► From the NY Times — A GOP senator tweets approvingly about part of the stimulus bill, without mentioning one detail: his ‘no’ vote. — Sen. Roger Wicker (R-Miss.): “This funding will ensure small businesses can survive the pandemic…”

EDITOR’S NOTE — To gum up the works during yesterday’s House debate, QGOP Rep. Marjorie Taylor Greene made a motion to adjourn, as she has multiple times since taking office. It failed, of course. The roll call only delayed the vote on the American Rescue Plan by an hour or so. But Politico reports that a growing number of Republicans are getting frustrated with Greene’s antics. Most held the party line and voted with her to adjourn, including Rep. Dan Newhouse (R-Wash., 4th). But Rep. Jaime Herrera Beutler (R-Wash., 3rd) was among the 40 Republicans who sided with Democrats and voted to keep the process moving. One frustrated Republican said, “I’m just tired of it. We’re doing this every day, and there’s no point. So I’m just done playing.” (Rep. Cathy McMorris Rodgers did not vote.)

 


THIS WASHINGTON

 

► From the Yakima H-R — State Senate passes bill that would remove overtime exemption for ag workers — A bill that would end a nearly six-decade-old exemption on overtime for agricultural workers in Washington state is closer to becoming law. The State Senate approved SB 5172 just before the first legislative cutoff Tuesday.

“I think there’s a recognition that it’s the right thing to do,” said Edgar Franks of Familias Unidas por la Justicia. “The industry is always saying that workers are always like family and (they) treat them as such. You also (can’t) exclude them from important benefits like overtime.” Franks said the bill’s passage came after years of activism from farmworkers and advocate groups. He noted that other overtime bills had languished in previous years. “I think it signals a willingness now to at least talk to farmworker groups and unions on how we could make a better agricultural economy for Washington,” he said.

The Stand (March 10) — State Senate approves 40-hour work week for farm workers

► From the News Tribune — House passes bill to expand tax exemption for working families — The state tax exemption is modeled in part after the federal Earned Income Tax Credit (EITC) for low-income individuals and families. It uses income qualifications from that program and is meant to offset the state sales tax. The aim is to help residents who end up paying a disproportionate amount of their income in taxes. “Working families are the backbones that keep our communities strong,” bill sponsor Rep. My-Linh Thai (D-Bellevue) said on the floor. “Our economy must support them the way they support us.”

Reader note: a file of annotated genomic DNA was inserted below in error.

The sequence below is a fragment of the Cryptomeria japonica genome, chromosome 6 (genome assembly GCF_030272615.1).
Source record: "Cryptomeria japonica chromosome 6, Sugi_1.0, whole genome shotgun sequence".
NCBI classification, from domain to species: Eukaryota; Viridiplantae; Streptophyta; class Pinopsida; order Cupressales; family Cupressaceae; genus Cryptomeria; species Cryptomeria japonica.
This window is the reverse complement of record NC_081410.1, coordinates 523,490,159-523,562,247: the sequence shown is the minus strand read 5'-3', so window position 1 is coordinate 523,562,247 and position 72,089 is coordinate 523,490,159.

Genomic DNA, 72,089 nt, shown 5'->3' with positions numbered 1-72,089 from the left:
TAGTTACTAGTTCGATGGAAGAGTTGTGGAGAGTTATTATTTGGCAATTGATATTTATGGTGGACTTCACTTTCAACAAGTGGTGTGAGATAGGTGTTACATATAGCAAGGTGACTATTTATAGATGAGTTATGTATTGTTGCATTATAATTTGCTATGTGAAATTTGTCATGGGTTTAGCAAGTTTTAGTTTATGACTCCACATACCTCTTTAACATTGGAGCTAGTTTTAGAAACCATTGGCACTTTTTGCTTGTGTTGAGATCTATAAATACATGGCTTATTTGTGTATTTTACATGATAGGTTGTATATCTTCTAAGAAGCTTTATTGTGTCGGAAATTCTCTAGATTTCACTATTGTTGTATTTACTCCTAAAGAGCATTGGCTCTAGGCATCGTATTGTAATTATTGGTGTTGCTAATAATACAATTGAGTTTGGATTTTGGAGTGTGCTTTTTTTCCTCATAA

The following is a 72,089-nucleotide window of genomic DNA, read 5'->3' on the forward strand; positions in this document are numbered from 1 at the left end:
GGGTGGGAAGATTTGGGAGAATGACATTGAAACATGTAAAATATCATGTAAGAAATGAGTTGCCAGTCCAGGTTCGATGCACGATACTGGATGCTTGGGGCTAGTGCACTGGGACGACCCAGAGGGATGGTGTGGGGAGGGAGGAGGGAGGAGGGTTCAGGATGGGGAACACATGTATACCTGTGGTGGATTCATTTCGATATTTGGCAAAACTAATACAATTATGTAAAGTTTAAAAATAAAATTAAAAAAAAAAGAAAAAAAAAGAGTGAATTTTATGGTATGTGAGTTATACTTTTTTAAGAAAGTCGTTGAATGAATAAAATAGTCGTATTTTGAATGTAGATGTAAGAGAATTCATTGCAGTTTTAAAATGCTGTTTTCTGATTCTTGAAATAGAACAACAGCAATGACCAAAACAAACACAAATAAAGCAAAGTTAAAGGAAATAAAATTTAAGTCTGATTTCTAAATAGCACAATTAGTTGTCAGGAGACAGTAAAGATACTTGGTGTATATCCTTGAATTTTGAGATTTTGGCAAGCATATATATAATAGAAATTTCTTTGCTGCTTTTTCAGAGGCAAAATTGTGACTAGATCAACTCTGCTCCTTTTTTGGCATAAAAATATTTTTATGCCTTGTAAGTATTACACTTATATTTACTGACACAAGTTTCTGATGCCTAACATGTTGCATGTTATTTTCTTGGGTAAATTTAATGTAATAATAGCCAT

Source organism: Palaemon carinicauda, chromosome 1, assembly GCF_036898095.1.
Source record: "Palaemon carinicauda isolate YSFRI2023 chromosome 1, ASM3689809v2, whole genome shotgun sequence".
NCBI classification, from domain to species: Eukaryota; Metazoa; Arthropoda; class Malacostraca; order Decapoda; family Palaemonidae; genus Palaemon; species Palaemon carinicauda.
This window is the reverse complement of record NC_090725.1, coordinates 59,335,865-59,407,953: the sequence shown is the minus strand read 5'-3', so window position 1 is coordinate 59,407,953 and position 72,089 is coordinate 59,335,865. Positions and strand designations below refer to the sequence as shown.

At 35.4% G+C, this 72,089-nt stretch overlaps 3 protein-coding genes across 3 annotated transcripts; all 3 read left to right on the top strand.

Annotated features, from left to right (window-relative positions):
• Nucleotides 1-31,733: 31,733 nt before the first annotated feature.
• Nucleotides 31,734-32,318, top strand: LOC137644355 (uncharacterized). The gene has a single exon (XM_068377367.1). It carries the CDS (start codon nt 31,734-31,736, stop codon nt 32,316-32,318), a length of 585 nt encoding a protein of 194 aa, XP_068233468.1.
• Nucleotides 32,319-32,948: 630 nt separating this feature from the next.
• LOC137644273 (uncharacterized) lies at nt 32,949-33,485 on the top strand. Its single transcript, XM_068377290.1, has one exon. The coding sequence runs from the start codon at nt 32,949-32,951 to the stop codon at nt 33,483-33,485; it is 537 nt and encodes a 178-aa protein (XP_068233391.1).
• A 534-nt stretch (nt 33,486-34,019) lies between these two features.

► From the Seattle Times — 5 workers allege Dick’s Drive-In is violating COVID-19 and other health requirements — Five workers at Dick’s Drive-In have filed formal complaints with the Washington State Department of Labor and Industries (L&I) alleging that workplace conditions at two branches of the Seattle-area hamburger chain are in violation of COVID-19 operations guidelines and other health requirements.

► From the News Tribune — ‘The time for change is now.’ Why Black candidates in Tacoma are eyeing 2021 ballots (by Matt Driscoll) — While it’s far too early to predict how races will come together, we know that local ballots in 2021 likely will feature a number of candidates that could shake up local elected bodies. In the midst of the nation’s racial reckoning — and the Black Lives Matter movement that helped push it to the forefront —it’s a sign of the times, many of these candidates said, and hopefully a sign of things to come. Our communities are diverse, and making sure our elected bodies reflect this strength is long overdue, they argued.

 


BOEING

 

► From the Seattle Times — Boeing close to a major 737 MAX deal with Southwest — Boeing is close to a finalizing a major new order for the 737 MAX from Southwest Airlines, a deal that would ensure its most important customer stays an all-Boeing carrier, according to a report by Reuters. The order could be for dozens of jets, up to nearly 100. In October, Southwest CEO Gary Kelly said the airline was choosing between the new 737 MAX 7 and the Airbus A220 to replace its 143-seat 737-700 aircraft.

► From the Washington Post — On anniversary of Boeing MAX crash, victim’s family calls for FAA changes in meeting with Buttigieg — Transportation Secretary Pete Buttigieg said he “believes it is critical for the FAA to effectively implement the bipartisan reforms of the aircraft certification process championed by the Stumo family and enacted in December 2020, and to take all necessary measures to deliver the highest standards of aviation safety.”